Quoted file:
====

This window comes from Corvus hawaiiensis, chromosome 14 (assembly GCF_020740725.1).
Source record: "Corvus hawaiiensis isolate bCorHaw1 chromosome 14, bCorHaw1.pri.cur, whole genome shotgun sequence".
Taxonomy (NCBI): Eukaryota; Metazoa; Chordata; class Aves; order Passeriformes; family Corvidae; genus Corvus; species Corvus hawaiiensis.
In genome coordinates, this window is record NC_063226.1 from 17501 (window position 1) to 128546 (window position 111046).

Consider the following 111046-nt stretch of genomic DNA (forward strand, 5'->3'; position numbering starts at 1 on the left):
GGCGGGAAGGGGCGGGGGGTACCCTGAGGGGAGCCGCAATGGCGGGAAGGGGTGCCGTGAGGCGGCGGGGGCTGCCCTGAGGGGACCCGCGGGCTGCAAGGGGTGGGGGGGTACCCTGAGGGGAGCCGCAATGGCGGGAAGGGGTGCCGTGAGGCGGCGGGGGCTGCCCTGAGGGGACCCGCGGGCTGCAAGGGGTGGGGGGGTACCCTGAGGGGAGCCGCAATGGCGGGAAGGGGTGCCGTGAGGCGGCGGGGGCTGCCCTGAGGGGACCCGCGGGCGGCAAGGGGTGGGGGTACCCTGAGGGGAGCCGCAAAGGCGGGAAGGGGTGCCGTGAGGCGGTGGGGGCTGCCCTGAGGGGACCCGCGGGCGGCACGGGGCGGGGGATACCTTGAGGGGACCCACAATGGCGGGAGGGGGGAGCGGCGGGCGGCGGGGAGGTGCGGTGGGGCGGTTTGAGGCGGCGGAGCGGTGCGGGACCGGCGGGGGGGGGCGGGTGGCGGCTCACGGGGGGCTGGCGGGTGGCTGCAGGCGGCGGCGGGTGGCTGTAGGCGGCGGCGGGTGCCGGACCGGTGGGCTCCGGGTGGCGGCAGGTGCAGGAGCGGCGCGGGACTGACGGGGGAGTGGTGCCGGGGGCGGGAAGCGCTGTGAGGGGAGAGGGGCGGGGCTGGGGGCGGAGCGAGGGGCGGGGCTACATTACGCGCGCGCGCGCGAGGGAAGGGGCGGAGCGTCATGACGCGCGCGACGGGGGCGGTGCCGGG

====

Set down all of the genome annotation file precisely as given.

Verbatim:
This window comes from Corvus hawaiiensis, chromosome 14 (assembly GCF_020740725.1).
Source record: "Corvus hawaiiensis isolate bCorHaw1 chromosome 14, bCorHaw1.pri.cur, whole genome shotgun sequence".
Taxonomy (NCBI): Eukaryota; Metazoa; Chordata; class Aves; order Passeriformes; family Corvidae; genus Corvus; species Corvus hawaiiensis.
In genome coordinates, this window is record NC_063226.1 from 17501 (window position 1) to 128546 (window position 111046).

Consider the following 111046-nt stretch of genomic DNA (forward strand, 5'->3'; position numbering starts at 1 on the left):
GGCGGGAAGGGGCGGGGGGTACCCTGAGGGGAGCCGCAATGGCGGGAAGGGGTGCCGTGAGGCGGCGGGGGCTGCCCTGAGGGGACCCGCGGGCTGCAAGGGGTGGGGGGGTACCCTGAGGGGAGCCGCAATGGCGGGAAGGGGTGCCGTGAGGCGGCGGGGGCTGCCCTGAGGGGACCCGCGGGCTGCAAGGGGTGGGGGGGTACCCTGAGGGGAGCCGCAATGGCGGGAAGGGGTGCCGTGAGGCGGCGGGGGCTGCCCTGAGGGGACCCGCGGGCGGCAAGGGGTGGGGGTACCCTGAGGGGAGCCGCAAAGGCGGGAAGGGGTGCCGTGAGGCGGTGGGGGCTGCCCTGAGGGGACCCGCGGGCGGCACGGGGCGGGGGATACCTTGAGGGGACCCACAATGGCGGGAGGGGGGAGCGGCGGGCGGCGGGGAGGTGCGGTGGGGCGGTTTGAGGCGGCGGAGCGGTGCGGGACCGGCGGGGGGGGGCGGGTGGCGGCTCACGGGGGGCTGGCGGGTGGCTGCAGGCGGCGGCGGGTGGCTGTAGGCGGCGGCGGGTGCCGGACCGGTGGGCTCCGGGTGGCGGCAGGTGCAGGAGCGGCGCGGGACTGACGGGGGAGTGGTGCCGGGGGCGGGAAGCGCTGTGAGGGGAGAGGGGCGGGGCTGGGGGCGGAGCGAGGGGCGGGGCTACATTACGCGCGCGCGCGCGAGGGAAGGGGCGGAGCGTCATGACGCGCGCGACGGGGGCGGTGCCGGG